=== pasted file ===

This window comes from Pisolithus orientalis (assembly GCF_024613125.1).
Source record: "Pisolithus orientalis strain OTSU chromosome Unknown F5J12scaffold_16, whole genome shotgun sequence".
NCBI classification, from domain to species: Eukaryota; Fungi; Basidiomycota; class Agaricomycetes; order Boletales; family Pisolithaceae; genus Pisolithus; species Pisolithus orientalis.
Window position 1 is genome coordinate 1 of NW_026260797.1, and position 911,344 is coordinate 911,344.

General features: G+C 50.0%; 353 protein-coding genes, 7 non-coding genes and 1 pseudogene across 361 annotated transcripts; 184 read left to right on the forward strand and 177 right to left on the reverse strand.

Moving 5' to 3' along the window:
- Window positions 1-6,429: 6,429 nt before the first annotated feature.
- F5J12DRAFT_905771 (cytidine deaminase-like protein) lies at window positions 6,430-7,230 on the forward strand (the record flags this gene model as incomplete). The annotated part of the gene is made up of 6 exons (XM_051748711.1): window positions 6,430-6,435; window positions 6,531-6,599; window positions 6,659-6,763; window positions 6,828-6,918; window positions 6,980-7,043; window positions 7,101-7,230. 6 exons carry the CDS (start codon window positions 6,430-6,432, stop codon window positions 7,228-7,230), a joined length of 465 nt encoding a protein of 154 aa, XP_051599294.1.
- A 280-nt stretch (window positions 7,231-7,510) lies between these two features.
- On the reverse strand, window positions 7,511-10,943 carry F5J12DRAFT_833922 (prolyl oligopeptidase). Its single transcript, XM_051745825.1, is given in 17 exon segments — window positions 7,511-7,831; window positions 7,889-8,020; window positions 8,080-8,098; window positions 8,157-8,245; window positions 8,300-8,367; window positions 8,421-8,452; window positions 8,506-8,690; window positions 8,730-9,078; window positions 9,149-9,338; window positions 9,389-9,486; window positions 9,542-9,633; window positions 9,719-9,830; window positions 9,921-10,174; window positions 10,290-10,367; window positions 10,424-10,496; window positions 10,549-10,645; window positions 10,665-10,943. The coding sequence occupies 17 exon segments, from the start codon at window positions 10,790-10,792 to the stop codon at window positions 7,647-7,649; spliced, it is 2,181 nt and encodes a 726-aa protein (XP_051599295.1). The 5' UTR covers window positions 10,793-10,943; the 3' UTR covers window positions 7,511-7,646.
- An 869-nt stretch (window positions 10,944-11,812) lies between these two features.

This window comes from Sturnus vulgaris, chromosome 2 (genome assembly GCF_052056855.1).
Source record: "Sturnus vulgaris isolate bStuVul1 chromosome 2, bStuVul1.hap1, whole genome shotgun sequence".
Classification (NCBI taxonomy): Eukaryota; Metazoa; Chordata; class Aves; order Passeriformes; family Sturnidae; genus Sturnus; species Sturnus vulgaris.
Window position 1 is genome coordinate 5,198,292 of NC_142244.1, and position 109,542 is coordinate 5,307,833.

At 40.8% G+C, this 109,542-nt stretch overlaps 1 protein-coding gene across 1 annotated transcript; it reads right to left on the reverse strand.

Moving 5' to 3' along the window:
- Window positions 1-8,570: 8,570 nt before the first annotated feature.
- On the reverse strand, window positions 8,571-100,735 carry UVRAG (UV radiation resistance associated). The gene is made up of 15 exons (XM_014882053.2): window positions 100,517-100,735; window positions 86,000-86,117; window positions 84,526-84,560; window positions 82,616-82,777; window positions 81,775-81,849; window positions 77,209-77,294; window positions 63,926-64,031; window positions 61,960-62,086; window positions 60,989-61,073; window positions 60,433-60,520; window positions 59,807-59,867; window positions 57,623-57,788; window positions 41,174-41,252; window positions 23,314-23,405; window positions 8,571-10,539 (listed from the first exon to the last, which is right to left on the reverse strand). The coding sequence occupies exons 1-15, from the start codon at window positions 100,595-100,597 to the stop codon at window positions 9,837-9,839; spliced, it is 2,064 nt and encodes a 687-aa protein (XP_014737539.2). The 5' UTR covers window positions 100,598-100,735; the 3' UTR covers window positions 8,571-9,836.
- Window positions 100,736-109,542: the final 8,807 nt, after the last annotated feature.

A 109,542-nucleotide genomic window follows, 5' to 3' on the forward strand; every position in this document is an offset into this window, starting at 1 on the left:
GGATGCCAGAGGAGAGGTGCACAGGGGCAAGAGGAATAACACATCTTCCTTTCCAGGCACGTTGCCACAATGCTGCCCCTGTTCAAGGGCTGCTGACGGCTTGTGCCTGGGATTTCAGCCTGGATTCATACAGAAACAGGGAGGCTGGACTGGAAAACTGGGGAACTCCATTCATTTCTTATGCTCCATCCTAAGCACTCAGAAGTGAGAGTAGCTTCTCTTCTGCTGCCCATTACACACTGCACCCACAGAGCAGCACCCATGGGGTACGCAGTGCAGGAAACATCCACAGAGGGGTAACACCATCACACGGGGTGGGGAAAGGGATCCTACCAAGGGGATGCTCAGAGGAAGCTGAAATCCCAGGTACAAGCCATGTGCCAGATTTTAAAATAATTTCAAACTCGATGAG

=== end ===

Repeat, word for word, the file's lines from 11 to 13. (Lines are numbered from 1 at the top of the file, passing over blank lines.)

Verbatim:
- An 869-nt stretch (window positions 10,944-11,812) lies between these two features.

This window comes from Sturnus vulgaris, chromosome 2 (genome assembly GCF_052056855.1).
Source record: "Sturnus vulgaris isolate bStuVul1 chromosome 2, bStuVul1.hap1, whole genome shotgun sequence".